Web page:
“Going to Spring Sing should be on every UCLA alum’s bucket list,” says VICKI GLEMBOCKI, who for this issue has penned a valentine to the iconic Bruin tradition [“Sing a Song of Westwood”]. A former contributing editor at Reader’s Digest, she has written for a wide variety of magazines, including Playboy, More, Women’s Health and Ladies’ Home Journal, and she is also the author of The Second Nine Months, a memoir about her initial foray into motherhood. A veteran theatrical performer herself, Glembocki says that “though I’m known to sing a mean ‘Bobby Magee’ on karaoke, there is no way on earth that I could have ever won Spring Sing.”
“The reversal of Roe v. Wade has felt like an enormous threat — and extremely destabilizing and scary to women like me,” says collage artist and illustrator JOHANNA GOODMAN. Of her artwork for the story on the UCLA School of Law’s new Center on Reproductive Health, Law and Policy [“A Call to Action, Answered”] she says, “My intention was to capture empowerment — to illustrate the action UCLA intends to take to help support women and to aggressively protect reproductive freedom.” The New York-based artist’s work has previously appeared in UCLA Magazine and a host of other publications, including West Elm, Time and Le Monde, as well as in books and museums.
Veteran public affairs journalist ASHRAF KHALIL, the author of Liberation Square: Inside the Egyptian Revolution and the Rebirth of a Nation, an account of the Arab Spring, says he learned a lot in researching this issue’s cover story on the UCLA Activist-in-Residence Program [“The Justice League”]. “It was eye-opening to explore the depth of UCLA’s commitment to training a new generation of activists and change agents,” he says. “University campuses are often hotbeds of political and social activism, but the Activist-in-Residence program really struck me for its dedication to marrying that activism with real-world experiences from working activists who have made this their full-time vocation.” Khalil’s work has appeared in the Los Angeles Times, The Economist, Town and Country, Foreign Policy and Rolling Stone.
A longtime contributor to UCLA Magazine, DIANA KOENIGSBERG was delighted to photograph — and eat — the delectable dishes of UCLA Executive Chef Joey Martin for our stories on a smorgasbord of campus food. She captured preparations from the student dining hall, Bruin Plate [“Food for Thought”], and a walk-through of the UCLA Teaching Kitchen’s Culinary Bootcamp [“A Different Kind of Course Work”]. This assignment gave Koenigsberg a front-row seat to witnessing the tremendous energy and thought that go into feeding Bruins. She says watching Chef Joey make the green shakshuka recipe was a highlight, as was sampling it: “It tasted incredible!” Koenigsberg’s work has appeared in publications such as InStyle, People and House Beautiful, and her photography and video clients have included PETA, Target and Hewlett Packard.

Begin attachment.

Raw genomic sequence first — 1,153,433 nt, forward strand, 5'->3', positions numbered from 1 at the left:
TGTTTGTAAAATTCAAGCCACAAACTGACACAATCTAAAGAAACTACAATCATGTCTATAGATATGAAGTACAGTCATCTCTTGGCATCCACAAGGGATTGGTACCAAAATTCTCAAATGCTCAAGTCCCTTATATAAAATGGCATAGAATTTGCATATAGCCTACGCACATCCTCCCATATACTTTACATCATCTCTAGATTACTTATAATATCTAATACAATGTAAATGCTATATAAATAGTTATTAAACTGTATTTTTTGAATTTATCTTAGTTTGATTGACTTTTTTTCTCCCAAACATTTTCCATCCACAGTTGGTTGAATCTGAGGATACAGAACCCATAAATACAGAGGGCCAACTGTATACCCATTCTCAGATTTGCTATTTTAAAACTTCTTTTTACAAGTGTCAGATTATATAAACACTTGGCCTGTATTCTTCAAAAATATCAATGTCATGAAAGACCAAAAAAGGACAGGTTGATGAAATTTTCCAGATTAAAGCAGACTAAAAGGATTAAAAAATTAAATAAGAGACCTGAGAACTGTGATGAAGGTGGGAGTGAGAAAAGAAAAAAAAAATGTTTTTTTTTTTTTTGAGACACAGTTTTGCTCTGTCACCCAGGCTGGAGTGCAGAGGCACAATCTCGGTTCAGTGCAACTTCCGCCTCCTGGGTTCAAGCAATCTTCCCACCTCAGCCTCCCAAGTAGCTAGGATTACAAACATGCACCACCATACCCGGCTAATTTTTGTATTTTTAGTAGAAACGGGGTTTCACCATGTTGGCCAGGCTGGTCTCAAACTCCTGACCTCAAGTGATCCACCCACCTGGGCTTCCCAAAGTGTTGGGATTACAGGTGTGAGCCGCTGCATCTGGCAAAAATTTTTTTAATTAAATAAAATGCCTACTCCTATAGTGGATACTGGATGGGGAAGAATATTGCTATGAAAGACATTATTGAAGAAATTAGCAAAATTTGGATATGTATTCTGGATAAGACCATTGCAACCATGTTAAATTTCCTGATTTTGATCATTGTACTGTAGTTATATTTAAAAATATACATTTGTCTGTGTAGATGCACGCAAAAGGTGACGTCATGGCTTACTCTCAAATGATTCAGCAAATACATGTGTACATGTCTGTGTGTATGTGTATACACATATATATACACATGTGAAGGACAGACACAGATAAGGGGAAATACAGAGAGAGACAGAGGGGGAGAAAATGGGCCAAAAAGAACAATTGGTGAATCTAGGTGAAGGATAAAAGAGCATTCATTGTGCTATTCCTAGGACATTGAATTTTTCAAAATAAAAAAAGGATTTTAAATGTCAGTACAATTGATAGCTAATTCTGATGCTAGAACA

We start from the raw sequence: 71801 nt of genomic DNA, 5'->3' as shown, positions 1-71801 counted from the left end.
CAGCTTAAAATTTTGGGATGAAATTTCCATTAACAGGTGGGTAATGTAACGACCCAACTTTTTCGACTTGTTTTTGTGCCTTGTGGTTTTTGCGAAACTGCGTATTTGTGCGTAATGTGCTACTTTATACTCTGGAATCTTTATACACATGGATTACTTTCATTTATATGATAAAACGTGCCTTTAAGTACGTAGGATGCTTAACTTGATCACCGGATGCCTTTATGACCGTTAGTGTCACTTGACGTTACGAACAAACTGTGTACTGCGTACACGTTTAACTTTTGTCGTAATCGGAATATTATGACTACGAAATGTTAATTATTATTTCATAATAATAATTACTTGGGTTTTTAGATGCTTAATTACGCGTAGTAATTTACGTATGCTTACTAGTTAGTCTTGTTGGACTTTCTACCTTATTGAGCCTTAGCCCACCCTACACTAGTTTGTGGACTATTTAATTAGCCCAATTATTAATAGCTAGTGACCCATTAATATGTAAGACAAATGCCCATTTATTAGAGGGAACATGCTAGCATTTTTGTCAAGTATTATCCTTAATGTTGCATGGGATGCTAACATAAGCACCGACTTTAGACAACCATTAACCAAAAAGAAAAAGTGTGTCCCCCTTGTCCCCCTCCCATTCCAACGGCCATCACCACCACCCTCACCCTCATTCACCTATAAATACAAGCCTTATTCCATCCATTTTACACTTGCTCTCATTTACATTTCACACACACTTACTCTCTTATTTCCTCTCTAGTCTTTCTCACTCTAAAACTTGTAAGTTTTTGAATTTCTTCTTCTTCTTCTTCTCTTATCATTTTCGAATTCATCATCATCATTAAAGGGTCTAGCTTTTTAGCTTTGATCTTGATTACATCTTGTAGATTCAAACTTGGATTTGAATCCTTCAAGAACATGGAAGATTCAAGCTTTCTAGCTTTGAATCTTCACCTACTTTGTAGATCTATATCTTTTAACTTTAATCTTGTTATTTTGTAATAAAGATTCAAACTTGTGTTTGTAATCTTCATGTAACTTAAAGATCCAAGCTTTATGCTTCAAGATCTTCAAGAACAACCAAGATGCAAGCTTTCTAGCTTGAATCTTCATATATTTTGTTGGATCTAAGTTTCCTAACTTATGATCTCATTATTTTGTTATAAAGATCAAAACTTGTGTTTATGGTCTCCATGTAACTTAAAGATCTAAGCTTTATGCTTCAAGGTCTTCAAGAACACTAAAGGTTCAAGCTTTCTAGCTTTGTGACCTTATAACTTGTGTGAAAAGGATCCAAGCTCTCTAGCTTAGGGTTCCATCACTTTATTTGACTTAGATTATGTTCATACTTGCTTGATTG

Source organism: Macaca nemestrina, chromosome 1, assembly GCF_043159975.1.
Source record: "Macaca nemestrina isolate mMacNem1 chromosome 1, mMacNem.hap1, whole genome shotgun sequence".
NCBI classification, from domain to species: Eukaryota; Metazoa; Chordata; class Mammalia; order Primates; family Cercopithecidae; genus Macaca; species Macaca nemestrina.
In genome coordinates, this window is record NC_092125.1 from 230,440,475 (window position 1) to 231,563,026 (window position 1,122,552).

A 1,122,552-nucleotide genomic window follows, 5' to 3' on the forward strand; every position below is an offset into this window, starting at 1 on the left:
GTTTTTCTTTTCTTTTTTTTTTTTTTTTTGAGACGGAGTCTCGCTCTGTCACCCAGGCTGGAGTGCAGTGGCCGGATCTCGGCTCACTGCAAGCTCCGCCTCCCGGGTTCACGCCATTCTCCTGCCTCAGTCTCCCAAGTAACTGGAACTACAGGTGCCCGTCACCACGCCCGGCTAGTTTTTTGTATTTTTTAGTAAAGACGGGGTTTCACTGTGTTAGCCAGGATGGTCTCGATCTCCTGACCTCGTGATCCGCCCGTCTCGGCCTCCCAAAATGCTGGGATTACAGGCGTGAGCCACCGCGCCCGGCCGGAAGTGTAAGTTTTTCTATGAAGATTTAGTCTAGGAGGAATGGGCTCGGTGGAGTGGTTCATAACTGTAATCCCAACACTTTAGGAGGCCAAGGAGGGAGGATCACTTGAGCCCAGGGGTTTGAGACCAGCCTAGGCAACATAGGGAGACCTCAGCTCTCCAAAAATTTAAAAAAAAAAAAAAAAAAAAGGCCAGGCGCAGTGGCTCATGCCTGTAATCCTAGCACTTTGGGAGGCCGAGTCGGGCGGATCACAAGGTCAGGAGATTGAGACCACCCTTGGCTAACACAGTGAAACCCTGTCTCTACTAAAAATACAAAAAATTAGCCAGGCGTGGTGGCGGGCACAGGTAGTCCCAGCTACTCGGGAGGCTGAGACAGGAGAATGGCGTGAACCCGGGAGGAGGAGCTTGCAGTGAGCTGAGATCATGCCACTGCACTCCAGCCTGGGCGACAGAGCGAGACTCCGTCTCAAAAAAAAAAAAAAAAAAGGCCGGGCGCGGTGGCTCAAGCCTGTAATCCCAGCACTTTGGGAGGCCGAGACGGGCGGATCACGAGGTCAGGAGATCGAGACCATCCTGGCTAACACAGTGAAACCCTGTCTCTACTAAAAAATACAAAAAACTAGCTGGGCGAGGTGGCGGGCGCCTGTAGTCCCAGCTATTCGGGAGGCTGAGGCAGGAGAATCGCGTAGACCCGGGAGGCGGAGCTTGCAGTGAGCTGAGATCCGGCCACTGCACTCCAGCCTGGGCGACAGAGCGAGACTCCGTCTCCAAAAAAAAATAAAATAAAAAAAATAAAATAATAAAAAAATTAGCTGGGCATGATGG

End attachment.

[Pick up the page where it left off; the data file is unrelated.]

OSCAR MAGALLANES ’17 is a Chicano artist whose work is rooted in the pursuit of social justice, so providing the visuals for our story on the UCLA Luskin School of Public Affairs’ Activist-in-Residence Program [“The Justice League”] was a natural fit. The L.A. native says he was inspired by how the program “provides a platform for community leaders and organizers to bring their expertise and lived experiences into the academic setting.” While earning an art degree from UCLA, Magallanes co-founded the 3B Collective, which has created murals for UCLA, UC San Diego — from which he received his M.F.A. — and the Children’s Museum in Oaxaca, Mexico. As a solo artist, Magallanes has exhibited in galleries and museums all over the world. And hawk-eyed readers may recall his stunning design for the cover of our January 2019 issue.
A former managing editor of the urban affairs magazine Next City, JANINE WHITE has interviewed artists and activists, mayors and CEOs, often writing about how urban policy solutions and health care intersect with social justice. So she was a natural choice to delve into the journey of the groundbreaking film We’re Alive, about incarcerated women in the 1970s, and the plucky student filmmakers who produced it. “I hope people walk away from the story [“The Second Life of We’re Alive”] wanting to seek out a viewing of We’re Alive,” she says, “so they can hear firsthand the stories of incarcerated women and their keen insights into criminal justice reform.”
Read more from UCLA Magazine’s Spring 2023 issue.